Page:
Can any one give me any information at all about " Red
Button Men " who I am told worked at the Docks in the
early 1930's as some kind of auxillary security service?
Paddy Kelly - May '08
Sam Jackson should read the first novel Campbell wrote about the Belfast Docks.
It's called 'Corner Kingdom' and really lays bare the corrupt system that prevailed
until decaulisation in the early seventies. Pat.
Sam Jackson - Mar '07
Just read John campbell's book called The Disinherited.
It tells in detail the origin and final days of the red button
men. Great Story. Sam Jackson, ex sailortown resident
Paddy Kelly - Sep '06
Was interested to read Pat's version of the reds. It's close
to the truth. Mel's is rather inaccurate in the fact that
the reds did not work at the Low Docks (Irish Transport).
The were 2nd in preference to the blue button men on the cross-channel
docks. Irish transport dockers had only one preference and
were a completely different outfit being members of the Irish
Transport Union, controlled by Dublin. They were schooled
at the top of Dock Street across Garmoyle Street. They later
moved into a schooling pen on the Pollock dock close to the
ITL cafe. Hope this is of interest.
Pat Ramsay - Aug '06
The red button section on the cross-channel docks of Belfast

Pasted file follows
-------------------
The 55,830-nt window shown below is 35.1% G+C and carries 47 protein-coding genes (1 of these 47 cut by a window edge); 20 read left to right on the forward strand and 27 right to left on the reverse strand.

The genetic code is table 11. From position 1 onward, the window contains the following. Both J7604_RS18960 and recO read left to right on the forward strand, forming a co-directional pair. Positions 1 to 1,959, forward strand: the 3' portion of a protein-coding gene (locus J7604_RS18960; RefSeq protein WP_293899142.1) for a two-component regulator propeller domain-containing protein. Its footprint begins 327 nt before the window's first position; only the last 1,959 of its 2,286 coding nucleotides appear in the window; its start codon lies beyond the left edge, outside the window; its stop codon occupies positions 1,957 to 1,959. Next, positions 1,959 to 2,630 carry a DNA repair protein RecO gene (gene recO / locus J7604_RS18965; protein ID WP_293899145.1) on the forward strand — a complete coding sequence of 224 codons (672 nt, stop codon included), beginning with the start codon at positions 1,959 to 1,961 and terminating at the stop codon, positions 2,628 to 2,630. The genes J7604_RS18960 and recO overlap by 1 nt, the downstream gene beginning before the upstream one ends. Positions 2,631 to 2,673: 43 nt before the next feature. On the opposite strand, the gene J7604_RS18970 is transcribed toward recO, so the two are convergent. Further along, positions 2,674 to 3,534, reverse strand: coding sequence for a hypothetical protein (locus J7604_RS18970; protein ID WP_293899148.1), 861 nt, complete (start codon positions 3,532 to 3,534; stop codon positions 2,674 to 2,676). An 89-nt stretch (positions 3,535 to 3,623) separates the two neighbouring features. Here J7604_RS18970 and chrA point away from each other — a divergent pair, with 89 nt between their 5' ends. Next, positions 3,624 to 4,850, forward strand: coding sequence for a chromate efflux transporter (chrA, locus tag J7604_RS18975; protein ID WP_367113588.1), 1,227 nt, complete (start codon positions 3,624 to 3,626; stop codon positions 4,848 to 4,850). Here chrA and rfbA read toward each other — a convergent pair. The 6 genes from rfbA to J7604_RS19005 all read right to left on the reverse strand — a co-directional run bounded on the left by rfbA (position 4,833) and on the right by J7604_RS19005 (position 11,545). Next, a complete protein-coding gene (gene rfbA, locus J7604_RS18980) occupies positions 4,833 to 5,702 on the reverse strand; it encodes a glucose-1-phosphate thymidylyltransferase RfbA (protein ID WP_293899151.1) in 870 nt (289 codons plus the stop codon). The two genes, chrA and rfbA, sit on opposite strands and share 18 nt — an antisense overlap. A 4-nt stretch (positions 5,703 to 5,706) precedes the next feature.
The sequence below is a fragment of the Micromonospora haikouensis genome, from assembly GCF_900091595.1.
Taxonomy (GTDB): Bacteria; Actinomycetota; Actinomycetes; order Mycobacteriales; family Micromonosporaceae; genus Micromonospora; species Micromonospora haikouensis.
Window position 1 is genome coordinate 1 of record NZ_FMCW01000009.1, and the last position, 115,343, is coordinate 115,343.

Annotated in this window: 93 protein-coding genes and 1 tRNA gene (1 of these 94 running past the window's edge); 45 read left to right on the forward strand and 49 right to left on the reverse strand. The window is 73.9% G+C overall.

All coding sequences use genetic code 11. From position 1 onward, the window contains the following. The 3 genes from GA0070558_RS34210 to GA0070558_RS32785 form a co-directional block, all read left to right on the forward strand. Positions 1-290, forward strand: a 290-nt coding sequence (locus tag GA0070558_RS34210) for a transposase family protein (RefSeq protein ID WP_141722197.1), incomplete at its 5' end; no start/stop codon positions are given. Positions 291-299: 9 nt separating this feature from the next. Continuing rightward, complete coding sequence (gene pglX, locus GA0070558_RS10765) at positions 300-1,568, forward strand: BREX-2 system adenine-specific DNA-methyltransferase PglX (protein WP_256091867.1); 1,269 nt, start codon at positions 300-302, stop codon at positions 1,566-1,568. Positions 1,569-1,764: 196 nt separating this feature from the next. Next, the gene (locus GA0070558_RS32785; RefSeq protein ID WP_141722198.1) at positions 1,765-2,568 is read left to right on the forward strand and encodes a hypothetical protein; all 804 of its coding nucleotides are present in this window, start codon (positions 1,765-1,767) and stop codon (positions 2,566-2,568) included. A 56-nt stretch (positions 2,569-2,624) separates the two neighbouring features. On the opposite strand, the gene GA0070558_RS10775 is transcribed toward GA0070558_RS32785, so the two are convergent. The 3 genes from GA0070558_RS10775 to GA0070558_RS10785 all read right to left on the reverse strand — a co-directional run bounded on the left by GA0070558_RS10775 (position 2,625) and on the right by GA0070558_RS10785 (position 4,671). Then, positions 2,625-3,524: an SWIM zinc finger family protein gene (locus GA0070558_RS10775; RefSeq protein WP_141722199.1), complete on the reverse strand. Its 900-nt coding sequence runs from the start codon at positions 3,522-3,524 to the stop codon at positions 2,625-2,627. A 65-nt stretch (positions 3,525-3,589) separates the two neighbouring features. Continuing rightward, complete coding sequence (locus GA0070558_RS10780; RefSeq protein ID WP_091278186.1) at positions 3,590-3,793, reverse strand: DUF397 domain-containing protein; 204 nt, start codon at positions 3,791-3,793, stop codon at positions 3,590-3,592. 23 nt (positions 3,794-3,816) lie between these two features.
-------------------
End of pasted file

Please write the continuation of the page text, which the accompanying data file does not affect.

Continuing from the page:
came into existence in 1939 when the first preference dockers,
unable to cope with increased shipping at the beginning of
World war11 agreed to just over 200 men being given second
preference. This preference in no way gave them the right
or privilege of a 1st preference button, only of course, if
they were blood relations of the 1st preference men. Some
of the 2nd preference men worked for over twenty years on
the quay and thought they should have the same rights as dockers
sons, brothers, etc. Yet when the 1st preference men opened
the books to bring in new dockers, those not blood related
were turned down. They collected money from their members
and took a court case in 1962 or thereabouts. The two reds
who took the case received compensation, but never worked
again on the quay. The rest of the section was disbanded a
few months after the court case. They could get work on the
quay, but only as outsiders, or !
arabs as the casuals were called. A new book of fiction based
on this dispute and called 'The Disinherited' will be published
shortly by Belfast publishers Lagan Press. The web site is
Mel - May '06
The term red button men referred to dockers who worked at
what was known up until the 60`s as the low dock they handled
mostly timber, potato,and other cargo. The dockers who worked
the passenger boats at the upper end of belfast dock were
known as Blue Button men. These buttons , both red and blue
where once handed down from father to son.